(or How I Did It, a “.doc”-umentary)
Latest update: Duncan finished the setup on my print version and sent me a proof to review. I cannot express to you the excitement of getting even that much closer to publication! I’ve picked a tentative new publication date but am not going to make that public until I have the book in my hands and know I can make the date. I’ve already missed one announced date; don’t want to make it a habit.
I’ve also gotten a sneak peek at several of the reviews from the ARCS I sent or, if not the actual reviews, have seen people talking about Entheóphage on social media. Such a good feeling!
As you’ll see, I’ve not been idle. Since early July, I’ve:
• Written and sent a new newsletter post; two weeks later, posted it to Niveym’s blog.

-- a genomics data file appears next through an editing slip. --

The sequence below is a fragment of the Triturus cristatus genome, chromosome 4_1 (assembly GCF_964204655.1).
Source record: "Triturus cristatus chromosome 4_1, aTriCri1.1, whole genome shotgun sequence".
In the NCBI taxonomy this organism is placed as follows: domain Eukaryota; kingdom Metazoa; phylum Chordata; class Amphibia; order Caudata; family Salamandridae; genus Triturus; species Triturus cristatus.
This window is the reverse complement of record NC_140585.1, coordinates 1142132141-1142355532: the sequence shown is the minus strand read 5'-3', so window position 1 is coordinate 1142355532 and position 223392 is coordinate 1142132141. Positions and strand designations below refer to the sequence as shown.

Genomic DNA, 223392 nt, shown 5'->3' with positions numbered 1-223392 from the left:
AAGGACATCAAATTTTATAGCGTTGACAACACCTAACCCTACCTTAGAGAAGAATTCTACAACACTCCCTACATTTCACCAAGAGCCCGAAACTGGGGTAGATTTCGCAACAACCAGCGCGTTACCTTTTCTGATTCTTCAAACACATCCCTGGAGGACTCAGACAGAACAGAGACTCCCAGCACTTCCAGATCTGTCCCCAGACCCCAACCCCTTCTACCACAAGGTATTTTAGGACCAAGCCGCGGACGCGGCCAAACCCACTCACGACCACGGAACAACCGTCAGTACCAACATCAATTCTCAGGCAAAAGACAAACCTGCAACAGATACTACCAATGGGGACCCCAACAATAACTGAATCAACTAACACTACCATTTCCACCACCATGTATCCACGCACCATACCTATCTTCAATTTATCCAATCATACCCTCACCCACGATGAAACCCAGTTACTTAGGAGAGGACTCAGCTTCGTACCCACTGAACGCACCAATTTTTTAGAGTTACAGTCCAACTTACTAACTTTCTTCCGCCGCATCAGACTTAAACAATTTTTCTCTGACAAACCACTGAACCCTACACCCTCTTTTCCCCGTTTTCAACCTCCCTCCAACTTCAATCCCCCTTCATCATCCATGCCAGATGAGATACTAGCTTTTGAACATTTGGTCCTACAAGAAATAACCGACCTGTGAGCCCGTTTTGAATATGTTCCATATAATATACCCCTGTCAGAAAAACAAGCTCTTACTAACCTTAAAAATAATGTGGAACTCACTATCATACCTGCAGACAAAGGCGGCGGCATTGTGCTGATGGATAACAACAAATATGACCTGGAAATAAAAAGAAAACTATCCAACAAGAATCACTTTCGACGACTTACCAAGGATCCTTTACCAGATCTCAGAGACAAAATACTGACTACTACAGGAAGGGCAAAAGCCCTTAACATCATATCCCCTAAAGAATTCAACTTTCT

• Begun reviewing all the resources I’d saved back in early 2022 before reality of our Move reared its head. There’s a lot; this will be an ongoing process.
• Begun reading up on Amazon KDP documentation so I can be (somewhat) prepared when the upload date arrives.
• Completed a new read-through of Phagey and highlighted some usable pull-quotes for book promotions. This seems hard because I don’t want to post something that will feel irrelevant to potential readers who won’t know what’s going on without having read that far in the book, but I also don’t want to post spoilers.
• Started a list of metadata/keywords I might use to promote Phagey; ran some of them through PublisherRocket, which I purchased months ago, to help me choose relevant ones. Still am not sure about the ones I’ve chosen, and until I see it in action after I’ve pushed the “publish” button, I probably won’t be. I hear you can change them later, though, so I’m not going to sweat it.